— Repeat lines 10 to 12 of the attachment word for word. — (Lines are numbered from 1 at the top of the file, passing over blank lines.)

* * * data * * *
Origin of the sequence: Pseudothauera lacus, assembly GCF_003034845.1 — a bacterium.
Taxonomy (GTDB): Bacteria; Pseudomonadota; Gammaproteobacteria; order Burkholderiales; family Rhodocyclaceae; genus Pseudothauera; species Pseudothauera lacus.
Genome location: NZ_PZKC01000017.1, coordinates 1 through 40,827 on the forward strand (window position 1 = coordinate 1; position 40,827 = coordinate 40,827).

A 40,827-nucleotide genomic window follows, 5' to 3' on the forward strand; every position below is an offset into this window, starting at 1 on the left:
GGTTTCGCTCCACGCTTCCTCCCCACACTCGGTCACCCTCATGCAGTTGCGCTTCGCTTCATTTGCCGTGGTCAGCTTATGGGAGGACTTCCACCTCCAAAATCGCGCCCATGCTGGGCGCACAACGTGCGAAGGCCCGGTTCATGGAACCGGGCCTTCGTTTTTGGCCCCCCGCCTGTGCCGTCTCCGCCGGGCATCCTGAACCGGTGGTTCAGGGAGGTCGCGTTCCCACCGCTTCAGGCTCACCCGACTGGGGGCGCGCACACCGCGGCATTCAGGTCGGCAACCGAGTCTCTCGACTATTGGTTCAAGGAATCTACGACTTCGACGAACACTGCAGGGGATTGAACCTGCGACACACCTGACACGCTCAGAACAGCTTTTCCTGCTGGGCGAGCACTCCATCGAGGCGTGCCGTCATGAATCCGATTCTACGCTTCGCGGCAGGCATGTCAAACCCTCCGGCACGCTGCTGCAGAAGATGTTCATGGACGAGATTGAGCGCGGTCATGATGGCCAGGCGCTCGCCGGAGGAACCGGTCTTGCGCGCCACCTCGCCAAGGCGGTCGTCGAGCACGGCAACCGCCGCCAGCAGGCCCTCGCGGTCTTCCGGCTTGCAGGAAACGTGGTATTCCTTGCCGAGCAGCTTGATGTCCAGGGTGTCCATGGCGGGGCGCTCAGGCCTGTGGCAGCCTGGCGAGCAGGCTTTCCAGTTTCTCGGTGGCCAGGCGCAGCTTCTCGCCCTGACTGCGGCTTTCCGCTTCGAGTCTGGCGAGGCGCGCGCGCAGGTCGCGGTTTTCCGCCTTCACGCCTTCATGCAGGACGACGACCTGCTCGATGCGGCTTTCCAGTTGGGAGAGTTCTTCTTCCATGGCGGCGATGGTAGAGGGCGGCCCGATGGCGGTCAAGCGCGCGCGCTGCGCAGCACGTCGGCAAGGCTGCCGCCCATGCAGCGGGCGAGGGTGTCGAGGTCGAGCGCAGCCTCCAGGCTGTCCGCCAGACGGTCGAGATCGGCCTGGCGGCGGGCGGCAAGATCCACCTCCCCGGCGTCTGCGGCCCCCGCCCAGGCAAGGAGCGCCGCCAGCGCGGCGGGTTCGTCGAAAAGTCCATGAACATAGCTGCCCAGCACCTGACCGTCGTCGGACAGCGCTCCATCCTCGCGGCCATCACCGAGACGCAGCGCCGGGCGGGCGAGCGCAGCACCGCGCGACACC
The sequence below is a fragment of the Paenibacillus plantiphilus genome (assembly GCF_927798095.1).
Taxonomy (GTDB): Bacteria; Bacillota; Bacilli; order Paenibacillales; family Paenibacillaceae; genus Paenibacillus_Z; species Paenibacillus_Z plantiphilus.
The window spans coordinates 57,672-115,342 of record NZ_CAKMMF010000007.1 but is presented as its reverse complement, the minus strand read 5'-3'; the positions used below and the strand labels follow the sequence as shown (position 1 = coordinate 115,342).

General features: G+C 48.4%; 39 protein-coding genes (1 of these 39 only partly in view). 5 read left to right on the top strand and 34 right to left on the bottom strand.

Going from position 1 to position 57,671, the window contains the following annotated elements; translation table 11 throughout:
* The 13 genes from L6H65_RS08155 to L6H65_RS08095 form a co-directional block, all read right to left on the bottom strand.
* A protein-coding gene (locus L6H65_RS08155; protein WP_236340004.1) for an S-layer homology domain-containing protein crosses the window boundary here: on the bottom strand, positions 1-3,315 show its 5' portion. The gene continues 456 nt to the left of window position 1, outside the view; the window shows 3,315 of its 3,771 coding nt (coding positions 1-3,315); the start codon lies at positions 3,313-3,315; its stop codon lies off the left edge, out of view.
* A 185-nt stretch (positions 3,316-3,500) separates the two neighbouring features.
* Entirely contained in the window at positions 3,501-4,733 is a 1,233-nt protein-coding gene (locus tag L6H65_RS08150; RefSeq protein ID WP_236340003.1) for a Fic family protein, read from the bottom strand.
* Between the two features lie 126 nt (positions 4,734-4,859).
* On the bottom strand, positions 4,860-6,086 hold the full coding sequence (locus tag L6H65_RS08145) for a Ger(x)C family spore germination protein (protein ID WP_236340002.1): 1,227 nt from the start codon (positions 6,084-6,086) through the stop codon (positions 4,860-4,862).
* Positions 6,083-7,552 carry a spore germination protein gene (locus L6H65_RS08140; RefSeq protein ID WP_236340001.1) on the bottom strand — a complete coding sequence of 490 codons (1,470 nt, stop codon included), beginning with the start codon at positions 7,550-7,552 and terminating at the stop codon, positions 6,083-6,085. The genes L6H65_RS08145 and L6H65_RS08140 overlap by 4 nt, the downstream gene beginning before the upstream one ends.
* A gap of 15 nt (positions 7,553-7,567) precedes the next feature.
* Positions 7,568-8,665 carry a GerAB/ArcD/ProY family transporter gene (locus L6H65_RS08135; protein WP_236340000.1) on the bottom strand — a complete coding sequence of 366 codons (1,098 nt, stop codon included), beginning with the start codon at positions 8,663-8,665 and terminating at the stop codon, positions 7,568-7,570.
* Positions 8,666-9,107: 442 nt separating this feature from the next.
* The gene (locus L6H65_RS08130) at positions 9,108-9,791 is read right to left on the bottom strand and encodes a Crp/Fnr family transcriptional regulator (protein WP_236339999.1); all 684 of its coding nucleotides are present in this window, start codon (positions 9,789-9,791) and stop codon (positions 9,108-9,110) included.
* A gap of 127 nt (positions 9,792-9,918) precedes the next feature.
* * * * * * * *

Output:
Going from position 1 to position 57,671, the window contains the following annotated elements; translation table 11 throughout:
* The 13 genes from L6H65_RS08155 to L6H65_RS08095 form a co-directional block, all read right to left on the bottom strand.
* A protein-coding gene (locus L6H65_RS08155; protein WP_236340004.1) for an S-layer homology domain-containing protein crosses the window boundary here: on the bottom strand, positions 1-3,315 show its 5' portion. The gene continues 456 nt to the left of window position 1, outside the view; the window shows 3,315 of its 3,771 coding nt (coding positions 1-3,315); the start codon lies at positions 3,313-3,315; its stop codon lies off the left edge, out of view.